The Intersection of Misogyny and Anti-Judaism at the Parting of the Ways researches how misogyny and anti-Judaism intersect in early Christianity.
Historians note a sharp rise in Christian anti-woman texts from the turn of the first century. There is likewise a rise in Christian anti-Judaism. Yet a relationship between them has never been posited. This project examines early Christian misogynistic and anti-Semitic texts intersectionally, proposing that the increase in Christian misogyny is linked to the rise in vitriol against Jews.
The research indicates that as the demographics of Jesus-followers shifted to majority non-Jewish, the likelihood of writings against women increased. An intersectional feminist approach reveals that accommodation to Roman ideals of masculinity engendered early Christian mistrust for both women and Jews.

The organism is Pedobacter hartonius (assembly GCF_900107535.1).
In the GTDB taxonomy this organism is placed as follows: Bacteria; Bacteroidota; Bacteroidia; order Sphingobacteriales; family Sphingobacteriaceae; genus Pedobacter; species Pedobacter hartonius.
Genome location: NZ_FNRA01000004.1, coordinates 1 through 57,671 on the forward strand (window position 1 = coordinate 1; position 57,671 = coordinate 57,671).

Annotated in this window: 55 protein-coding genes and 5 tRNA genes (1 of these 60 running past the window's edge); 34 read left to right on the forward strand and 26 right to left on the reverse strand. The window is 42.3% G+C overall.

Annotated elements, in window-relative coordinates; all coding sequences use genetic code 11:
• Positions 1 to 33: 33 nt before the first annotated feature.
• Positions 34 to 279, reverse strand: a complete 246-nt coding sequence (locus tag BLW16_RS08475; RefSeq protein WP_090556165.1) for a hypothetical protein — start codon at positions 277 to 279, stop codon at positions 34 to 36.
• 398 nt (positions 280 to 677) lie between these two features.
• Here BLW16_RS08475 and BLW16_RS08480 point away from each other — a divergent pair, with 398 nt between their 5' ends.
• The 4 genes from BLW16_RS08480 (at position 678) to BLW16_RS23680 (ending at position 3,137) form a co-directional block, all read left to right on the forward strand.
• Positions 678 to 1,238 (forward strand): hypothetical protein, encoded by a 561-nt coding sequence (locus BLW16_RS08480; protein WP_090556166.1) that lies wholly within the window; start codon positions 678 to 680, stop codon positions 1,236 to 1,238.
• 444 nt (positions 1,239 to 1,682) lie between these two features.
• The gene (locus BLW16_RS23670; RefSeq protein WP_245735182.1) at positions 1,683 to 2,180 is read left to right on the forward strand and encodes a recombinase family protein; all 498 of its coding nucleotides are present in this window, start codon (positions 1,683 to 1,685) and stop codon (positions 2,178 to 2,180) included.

This project is made possible through a Leverhulme Trust Early Career Fellowship.
University of NottinghamUniversity Park Nottingham, NG7 2RD
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